Effects of Social Darwinism

Topics: Charles Darwin, Evolution, Natural selection Pages: 9 (2912 words) Published: September 24, 2008
The Effects of Social Darwinism on the social trends of the 19th century. “As a world view, Darwinism cannot of course be refuted, since Faith is, always has been, and always will be, stronger than facts. “ - Francis P. Yockey

Social Darwinism is a theory that competition among all individuals, groups, nations or ideas drives social evolution in human societies. The term draws upon Charles Darwin's theory of natural selection, where competition between individual organisms drives biological evolutionary change through the survival of the fittest. The term was popularized in 1944 by the American historian Richard Hofstadter, and has generally been used by critics rather than advocates of what the term is supposed to represent. This new social Darwinism approach to the social trends of the united states created many controversial issues arise and conflict with the existence of already stabilized beliefs. It slowly influenced all aspects of life, and influenced the major social trends of the late 19th century more and more. This caused a great number of changes in the short time period in this century, and forever changed the past present and future of the American social trends. The Darwinism Theory not only affected the science world greatly, but it’s modification into Social Darwinism also greatly changed the U.S. social trends of the 19th century in many significant views.

Chapter 1: The Social Darwinism Theory
Social Darwinism is a belief, popular in the late Victorian era in England, America, and elsewhere, which states that the strongest or fittest should survive and flourish in society, while the weak and unfit should be allowed to die. The theory was chiefly expounded by Herbert Spencer , whose ethical philosophies always held an elitist view and received a boost from the application of Darwinian ideas such as adaptation and natural selection.

Many negative reactions to Darwinism come from the confusion of Darwinism as a scientific theory with Social Darwinism as an ethical theory. In reality, the two have very little in common, aside from their name and a few basic concepts, which Social Darwinists misapplied. Unfortunately, much of today's opposition to the application of Darwinian thinking to human behavior comes from a fear of Social Darwinism and its implications for many of today's moral codes. However, Social Darwinism in its basic forms are based on a logical fallacy , and do not really follow from Darwinian thinking in any way.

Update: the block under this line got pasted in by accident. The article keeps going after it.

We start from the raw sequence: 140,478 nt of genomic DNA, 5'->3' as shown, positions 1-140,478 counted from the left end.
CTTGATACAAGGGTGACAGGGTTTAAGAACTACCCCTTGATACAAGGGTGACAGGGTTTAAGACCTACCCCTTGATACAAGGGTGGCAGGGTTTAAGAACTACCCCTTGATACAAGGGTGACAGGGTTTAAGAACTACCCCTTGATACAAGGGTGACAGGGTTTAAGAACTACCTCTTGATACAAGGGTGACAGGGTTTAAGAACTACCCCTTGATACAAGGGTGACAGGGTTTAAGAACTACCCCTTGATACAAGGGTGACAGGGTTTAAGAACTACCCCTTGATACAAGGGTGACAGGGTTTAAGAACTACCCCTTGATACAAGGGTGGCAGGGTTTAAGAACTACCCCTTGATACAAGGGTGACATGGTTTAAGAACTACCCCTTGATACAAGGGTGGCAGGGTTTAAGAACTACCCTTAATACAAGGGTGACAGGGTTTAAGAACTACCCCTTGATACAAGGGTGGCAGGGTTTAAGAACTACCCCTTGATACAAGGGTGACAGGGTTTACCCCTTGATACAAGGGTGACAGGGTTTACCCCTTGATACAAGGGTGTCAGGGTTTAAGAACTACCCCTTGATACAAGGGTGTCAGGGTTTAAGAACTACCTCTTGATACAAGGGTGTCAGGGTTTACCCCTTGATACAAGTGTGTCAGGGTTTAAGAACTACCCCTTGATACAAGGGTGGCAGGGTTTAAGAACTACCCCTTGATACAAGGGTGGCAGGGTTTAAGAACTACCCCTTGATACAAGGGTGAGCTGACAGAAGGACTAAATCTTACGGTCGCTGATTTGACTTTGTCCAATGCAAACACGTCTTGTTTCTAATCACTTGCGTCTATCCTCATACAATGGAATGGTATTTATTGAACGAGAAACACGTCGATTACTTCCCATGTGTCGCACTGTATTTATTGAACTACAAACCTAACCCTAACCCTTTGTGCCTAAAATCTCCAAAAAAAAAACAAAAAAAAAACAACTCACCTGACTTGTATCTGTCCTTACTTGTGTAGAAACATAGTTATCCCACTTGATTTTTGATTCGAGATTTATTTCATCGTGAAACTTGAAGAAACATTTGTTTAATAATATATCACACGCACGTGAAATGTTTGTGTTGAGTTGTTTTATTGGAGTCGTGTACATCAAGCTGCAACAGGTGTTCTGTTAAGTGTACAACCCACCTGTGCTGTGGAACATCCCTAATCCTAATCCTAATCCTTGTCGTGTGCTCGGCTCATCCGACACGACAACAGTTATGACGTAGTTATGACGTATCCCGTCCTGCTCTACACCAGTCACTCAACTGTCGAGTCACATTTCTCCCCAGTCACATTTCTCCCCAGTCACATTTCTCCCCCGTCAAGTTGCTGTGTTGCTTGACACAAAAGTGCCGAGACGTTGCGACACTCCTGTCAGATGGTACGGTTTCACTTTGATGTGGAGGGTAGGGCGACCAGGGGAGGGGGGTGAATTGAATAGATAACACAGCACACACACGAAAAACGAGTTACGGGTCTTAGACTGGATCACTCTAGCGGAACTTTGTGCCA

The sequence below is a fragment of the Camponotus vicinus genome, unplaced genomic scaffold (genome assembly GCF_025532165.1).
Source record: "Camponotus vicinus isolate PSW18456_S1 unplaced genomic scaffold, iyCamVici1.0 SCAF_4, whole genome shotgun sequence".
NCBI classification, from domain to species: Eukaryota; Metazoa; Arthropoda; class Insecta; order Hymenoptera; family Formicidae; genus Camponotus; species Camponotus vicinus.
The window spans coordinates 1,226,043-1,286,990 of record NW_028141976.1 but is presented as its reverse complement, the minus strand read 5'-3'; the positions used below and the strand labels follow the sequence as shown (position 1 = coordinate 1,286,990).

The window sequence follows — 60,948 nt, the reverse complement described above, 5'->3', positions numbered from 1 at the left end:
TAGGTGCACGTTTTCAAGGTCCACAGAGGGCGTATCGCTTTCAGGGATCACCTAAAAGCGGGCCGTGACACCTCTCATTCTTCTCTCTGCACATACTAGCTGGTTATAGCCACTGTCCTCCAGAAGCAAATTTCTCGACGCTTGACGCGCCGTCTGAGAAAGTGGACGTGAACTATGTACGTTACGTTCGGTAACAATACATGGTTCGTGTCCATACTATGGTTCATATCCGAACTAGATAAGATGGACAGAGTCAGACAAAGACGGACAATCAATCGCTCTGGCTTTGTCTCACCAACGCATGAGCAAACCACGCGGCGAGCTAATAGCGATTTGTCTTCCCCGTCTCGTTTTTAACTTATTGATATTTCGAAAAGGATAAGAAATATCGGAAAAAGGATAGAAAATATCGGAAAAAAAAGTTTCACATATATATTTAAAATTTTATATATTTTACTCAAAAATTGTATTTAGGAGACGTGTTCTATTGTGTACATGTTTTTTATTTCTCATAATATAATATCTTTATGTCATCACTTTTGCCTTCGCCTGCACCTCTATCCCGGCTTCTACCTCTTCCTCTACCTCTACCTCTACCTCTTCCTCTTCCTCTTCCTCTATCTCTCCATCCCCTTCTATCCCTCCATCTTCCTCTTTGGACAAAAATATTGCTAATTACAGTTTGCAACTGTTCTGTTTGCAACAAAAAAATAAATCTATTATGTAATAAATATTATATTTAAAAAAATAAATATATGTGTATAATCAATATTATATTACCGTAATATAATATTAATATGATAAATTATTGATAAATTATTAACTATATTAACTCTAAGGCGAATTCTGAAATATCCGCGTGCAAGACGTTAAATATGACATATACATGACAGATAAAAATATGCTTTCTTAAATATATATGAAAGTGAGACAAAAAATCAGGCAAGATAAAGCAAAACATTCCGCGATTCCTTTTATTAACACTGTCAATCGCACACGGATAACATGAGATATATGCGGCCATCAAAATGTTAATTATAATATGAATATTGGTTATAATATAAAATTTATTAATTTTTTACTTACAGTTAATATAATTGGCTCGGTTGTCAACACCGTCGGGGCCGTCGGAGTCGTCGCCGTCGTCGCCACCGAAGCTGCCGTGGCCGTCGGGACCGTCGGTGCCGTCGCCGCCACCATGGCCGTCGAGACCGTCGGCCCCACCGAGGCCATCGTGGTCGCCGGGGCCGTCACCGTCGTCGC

It can be more clearly defined through the cliché term of “survival of the fittest” , where the idea that humans, like animals and plants, compete in a struggle for existence in a natural selection sort of way. Social Darwinists often argue that governments should not interfere with this natural happening of society by attempting to regulate the economy or cure social ills such as poverty, instead they often advocate a laissez-faire political and economic system that favors competition and self interest in social and business affairs. Many of these social Darwinists also propose arguments that justify imbalances of power between individuals, races, and nations, because they consider some people more fit to survive than others within the society. They believe that all people were made to fit their role in society, and that this cannot be really bothered with by outside sources.

The term social Darwinist is applied loosely to anyone who interprets human society primarily in terms of biology, struggle, competition, or natural law , a philosophy based on what are considered the permanent characteristics of human nature. Social Darwinism characterizes a variety of past and present social policies and theories, from attempts to reduce the power of government to theories exploring the biological causes of human behavior. Many people believe that the concept of social Darwinism explains the philosophical rationalization behind racism, imperialism,...
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